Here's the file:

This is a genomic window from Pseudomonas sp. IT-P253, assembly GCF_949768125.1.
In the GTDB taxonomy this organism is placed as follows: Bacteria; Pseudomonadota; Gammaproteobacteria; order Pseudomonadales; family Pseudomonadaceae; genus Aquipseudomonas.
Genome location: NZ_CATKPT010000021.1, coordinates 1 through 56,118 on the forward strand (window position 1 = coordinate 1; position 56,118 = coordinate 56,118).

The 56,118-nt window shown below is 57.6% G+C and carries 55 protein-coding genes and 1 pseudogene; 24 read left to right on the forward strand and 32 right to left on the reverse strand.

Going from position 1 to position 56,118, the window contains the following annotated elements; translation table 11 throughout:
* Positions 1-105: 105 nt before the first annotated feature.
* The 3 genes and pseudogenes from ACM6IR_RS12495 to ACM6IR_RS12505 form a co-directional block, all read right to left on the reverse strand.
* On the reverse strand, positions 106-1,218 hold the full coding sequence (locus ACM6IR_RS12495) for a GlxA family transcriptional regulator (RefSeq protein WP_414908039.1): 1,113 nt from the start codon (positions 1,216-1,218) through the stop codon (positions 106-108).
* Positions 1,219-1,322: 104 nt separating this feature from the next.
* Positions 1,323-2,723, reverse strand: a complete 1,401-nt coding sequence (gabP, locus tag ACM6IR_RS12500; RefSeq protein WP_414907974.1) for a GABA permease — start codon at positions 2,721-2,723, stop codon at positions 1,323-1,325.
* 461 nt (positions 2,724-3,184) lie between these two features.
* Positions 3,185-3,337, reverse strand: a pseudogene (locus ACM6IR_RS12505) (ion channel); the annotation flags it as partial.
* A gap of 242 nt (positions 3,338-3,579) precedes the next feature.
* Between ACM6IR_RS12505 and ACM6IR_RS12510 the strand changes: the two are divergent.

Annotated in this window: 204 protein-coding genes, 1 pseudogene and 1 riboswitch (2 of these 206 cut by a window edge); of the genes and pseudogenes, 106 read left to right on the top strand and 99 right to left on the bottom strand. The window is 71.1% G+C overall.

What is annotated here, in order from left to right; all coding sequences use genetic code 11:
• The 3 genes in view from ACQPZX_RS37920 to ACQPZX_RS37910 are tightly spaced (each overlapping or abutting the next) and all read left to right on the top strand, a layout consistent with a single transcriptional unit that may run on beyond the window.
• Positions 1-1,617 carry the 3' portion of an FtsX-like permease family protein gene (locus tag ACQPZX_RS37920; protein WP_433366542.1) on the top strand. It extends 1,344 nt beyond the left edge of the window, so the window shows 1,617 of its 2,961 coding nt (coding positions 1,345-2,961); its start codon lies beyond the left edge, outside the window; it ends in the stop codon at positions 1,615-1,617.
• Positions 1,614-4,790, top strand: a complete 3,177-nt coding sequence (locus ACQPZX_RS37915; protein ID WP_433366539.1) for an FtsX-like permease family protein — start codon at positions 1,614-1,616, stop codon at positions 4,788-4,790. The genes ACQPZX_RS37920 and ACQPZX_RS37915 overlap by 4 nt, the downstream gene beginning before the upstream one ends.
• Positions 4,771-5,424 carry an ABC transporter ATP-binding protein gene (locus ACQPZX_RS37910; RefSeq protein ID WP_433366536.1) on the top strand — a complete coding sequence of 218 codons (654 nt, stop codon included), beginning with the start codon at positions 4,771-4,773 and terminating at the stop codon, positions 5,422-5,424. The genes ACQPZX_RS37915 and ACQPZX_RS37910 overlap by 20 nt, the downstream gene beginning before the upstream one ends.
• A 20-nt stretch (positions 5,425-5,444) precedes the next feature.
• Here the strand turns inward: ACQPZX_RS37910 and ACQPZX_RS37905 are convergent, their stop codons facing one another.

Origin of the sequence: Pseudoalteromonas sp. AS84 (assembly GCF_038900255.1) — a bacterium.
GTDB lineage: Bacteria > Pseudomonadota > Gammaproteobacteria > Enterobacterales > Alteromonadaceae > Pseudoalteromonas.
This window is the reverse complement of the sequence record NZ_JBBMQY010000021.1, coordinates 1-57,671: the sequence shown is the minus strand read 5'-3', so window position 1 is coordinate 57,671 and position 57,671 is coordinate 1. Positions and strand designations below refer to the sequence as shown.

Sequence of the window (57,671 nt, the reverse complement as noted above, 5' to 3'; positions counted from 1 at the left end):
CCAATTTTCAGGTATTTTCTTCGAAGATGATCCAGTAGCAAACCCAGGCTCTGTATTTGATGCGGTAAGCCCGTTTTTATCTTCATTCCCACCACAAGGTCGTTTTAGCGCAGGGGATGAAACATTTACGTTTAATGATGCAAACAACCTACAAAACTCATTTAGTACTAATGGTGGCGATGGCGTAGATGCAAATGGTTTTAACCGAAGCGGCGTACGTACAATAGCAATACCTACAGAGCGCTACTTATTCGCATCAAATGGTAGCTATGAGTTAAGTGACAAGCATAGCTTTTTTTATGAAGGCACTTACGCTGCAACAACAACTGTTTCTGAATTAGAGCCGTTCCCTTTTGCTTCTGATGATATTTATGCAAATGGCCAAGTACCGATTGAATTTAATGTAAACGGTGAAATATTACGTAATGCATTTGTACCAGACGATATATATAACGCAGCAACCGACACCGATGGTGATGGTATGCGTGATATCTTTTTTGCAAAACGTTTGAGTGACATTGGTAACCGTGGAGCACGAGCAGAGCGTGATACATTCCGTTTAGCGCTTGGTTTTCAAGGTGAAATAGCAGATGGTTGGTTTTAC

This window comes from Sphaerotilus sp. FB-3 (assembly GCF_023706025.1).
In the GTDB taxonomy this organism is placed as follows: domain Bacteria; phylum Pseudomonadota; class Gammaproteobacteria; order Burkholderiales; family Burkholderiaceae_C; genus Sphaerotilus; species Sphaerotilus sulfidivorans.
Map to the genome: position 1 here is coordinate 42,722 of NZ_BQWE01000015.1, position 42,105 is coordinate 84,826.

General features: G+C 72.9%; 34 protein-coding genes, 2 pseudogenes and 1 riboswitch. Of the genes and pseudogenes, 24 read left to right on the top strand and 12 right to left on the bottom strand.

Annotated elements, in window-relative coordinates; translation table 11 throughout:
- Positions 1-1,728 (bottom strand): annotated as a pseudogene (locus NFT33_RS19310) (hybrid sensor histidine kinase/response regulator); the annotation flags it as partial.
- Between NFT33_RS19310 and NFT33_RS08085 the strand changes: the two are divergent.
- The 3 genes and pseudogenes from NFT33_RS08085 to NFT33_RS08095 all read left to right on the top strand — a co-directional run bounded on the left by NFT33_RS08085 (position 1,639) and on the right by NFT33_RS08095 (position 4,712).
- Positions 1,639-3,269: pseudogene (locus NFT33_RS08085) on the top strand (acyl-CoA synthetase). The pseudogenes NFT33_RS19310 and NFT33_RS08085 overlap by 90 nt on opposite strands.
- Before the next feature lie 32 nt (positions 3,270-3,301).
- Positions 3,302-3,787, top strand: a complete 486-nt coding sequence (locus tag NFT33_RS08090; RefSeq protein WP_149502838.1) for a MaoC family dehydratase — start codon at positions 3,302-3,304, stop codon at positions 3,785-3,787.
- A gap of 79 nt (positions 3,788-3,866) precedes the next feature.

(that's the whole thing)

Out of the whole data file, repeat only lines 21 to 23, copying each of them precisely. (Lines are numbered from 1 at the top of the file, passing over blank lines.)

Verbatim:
• A 20-nt stretch (positions 5,425-5,444) precedes the next feature.
• Here the strand turns inward: ACQPZX_RS37910 and ACQPZX_RS37905 are convergent, their stop codons facing one another.

Origin of the sequence: Pseudoalteromonas sp. AS84 (assembly GCF_038900255.1) — a bacterium.